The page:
I have written a couple of times about the “controls fail” scenario in safety management studies (here and here). It has sometimes been not well understood so the post promoted a bit of discussion, and it was also a topic of keen discussion at the SMS Facilitators Forum in May. Hence I was pleased to see that a similar concept receives brief but important consideration in Andrew Hopkins’ book Disastrous Decisions on the Deepwater Horizon well blowout.
(As an aside, I used to refer to the “all controls fail” case, until a few people pointed out that for a well-designed installation with multiple effective protection measures the worst plausible scenario might not be ALL controls fail. In fact that is a very desirable position if you have the luxury of being able to achieve it through design. Changing the design is not an option for existing pipelines though so they may really be vulnerable to ALL controls failing, including the final barrier of wall thickness.)
But back to Hopkins, who reports on initiatives from the US Nuclear Regulatory Commission after the Fukushima accident in which the tsunami that damaged the plant was much greater than it was designed for. An NRC task force recommended that design and risk assessment should consider how the system would respond to beyond-design-basis events in which all the defences have failed. Clearly this is similar to an SMS “controls fail” case in that it encourages consideration of how the installation would cope with worst case scenarios.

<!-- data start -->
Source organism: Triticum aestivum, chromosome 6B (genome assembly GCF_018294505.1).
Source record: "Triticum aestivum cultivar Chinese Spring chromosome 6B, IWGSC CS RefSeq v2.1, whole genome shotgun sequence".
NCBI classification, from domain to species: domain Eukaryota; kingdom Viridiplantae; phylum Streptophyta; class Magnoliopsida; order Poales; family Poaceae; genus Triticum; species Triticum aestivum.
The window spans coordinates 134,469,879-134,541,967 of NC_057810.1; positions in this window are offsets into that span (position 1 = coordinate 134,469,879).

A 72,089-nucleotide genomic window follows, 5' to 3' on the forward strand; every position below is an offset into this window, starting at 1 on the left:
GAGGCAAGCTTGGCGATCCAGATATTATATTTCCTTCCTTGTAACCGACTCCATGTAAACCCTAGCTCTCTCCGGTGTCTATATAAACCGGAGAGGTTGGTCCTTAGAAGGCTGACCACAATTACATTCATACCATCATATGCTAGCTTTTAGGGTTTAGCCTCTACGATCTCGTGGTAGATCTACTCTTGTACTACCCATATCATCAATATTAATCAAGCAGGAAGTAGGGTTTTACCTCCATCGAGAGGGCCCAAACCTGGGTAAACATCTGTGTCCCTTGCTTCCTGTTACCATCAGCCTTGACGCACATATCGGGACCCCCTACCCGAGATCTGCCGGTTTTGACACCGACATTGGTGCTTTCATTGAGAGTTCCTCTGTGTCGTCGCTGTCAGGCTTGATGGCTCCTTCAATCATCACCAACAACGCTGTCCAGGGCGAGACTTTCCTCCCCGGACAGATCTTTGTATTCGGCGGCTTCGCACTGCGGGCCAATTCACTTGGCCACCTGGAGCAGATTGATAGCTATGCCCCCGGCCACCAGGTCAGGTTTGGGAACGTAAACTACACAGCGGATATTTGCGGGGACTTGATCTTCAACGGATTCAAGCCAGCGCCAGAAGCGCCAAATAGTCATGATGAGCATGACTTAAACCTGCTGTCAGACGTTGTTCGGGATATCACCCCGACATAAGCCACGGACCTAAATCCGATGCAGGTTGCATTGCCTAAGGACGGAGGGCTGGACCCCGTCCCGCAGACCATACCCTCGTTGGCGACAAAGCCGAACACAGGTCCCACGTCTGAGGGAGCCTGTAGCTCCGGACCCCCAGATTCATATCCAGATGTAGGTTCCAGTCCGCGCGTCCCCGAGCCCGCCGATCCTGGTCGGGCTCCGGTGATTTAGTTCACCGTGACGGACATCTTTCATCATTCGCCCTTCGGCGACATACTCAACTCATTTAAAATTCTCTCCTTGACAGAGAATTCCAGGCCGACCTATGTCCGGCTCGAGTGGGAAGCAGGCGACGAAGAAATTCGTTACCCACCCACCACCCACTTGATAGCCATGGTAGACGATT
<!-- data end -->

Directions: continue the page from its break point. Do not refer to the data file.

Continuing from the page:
In a sense the Australian pipeline industry has been leading even the US nuclear industry in this aspect of risk management. It will be interesting to see whether the concept eventually spreads to the oil and gas and other hazardous industries as Hopkins recommends.